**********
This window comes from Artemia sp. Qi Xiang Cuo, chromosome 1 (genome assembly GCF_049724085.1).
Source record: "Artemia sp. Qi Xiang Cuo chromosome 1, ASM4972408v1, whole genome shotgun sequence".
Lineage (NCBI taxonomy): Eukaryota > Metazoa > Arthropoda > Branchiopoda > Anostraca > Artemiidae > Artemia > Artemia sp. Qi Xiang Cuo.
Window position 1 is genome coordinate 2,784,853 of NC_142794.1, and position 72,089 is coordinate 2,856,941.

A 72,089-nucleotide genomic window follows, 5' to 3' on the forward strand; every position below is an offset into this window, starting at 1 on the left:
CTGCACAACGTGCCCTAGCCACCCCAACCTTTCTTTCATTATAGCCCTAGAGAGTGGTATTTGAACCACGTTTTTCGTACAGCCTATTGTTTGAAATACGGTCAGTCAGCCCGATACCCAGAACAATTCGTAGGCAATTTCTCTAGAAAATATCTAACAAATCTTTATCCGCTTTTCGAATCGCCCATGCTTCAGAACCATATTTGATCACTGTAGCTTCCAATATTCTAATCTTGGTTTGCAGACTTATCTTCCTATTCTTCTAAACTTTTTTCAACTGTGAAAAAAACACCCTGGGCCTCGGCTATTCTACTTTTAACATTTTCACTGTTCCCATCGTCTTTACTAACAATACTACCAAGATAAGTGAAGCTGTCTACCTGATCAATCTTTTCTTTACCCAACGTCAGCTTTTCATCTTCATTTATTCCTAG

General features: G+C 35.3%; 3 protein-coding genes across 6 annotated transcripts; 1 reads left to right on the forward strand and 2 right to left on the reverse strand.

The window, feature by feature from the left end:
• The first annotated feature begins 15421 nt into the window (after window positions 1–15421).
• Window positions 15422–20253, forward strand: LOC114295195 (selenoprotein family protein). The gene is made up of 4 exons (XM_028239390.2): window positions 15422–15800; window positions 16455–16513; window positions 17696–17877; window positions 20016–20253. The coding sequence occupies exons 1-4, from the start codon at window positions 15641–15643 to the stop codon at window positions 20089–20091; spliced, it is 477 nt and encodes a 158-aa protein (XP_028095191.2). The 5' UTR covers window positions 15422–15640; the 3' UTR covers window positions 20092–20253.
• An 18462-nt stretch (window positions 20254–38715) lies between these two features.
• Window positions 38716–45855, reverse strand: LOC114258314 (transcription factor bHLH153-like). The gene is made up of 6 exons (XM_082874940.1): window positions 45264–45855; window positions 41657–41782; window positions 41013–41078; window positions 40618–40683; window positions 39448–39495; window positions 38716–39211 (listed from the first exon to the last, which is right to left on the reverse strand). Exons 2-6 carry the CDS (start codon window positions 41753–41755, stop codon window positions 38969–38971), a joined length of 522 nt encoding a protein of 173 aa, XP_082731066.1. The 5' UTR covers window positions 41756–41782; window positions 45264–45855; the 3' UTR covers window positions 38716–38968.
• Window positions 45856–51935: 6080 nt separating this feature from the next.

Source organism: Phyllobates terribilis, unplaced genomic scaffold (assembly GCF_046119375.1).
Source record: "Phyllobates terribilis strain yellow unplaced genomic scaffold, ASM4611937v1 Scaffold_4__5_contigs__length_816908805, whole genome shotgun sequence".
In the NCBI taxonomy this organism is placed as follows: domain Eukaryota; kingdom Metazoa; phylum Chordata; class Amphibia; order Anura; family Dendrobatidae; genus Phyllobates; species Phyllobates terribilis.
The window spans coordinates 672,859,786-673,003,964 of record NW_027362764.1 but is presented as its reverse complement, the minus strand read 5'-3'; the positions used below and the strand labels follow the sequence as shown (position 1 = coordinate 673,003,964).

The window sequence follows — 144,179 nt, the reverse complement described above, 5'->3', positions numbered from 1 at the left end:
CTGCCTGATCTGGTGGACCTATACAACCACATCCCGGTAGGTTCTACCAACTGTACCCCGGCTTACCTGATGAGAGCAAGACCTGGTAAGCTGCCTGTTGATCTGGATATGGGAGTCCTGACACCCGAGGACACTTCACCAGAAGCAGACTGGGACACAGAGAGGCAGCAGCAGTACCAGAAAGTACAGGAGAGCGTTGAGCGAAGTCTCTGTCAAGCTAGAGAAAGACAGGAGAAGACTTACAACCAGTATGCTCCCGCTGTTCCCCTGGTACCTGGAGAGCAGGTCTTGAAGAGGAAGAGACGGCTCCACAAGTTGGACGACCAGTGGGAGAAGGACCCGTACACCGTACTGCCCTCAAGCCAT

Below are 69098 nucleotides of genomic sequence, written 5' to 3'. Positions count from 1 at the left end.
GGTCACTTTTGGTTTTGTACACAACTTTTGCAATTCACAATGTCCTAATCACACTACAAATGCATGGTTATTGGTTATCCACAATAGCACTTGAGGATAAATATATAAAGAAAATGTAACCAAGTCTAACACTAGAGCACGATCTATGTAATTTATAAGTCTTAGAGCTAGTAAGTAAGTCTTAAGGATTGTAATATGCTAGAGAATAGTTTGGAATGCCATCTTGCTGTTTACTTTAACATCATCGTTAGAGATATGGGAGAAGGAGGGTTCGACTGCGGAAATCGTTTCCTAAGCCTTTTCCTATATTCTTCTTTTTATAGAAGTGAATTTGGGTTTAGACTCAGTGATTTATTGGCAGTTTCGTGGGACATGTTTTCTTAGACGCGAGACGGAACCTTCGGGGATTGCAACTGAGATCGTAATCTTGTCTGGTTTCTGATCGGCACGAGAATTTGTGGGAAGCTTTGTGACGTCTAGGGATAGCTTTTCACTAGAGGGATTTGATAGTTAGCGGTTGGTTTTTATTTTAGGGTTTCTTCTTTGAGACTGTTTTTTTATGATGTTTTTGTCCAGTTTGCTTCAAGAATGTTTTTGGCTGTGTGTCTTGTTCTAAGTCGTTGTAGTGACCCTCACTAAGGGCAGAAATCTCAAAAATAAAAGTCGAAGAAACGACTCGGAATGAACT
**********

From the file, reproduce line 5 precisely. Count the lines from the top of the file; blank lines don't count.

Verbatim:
A 72,089-nucleotide genomic window follows, 5' to 3' on the forward strand; every position below is an offset into this window, starting at 1 on the left: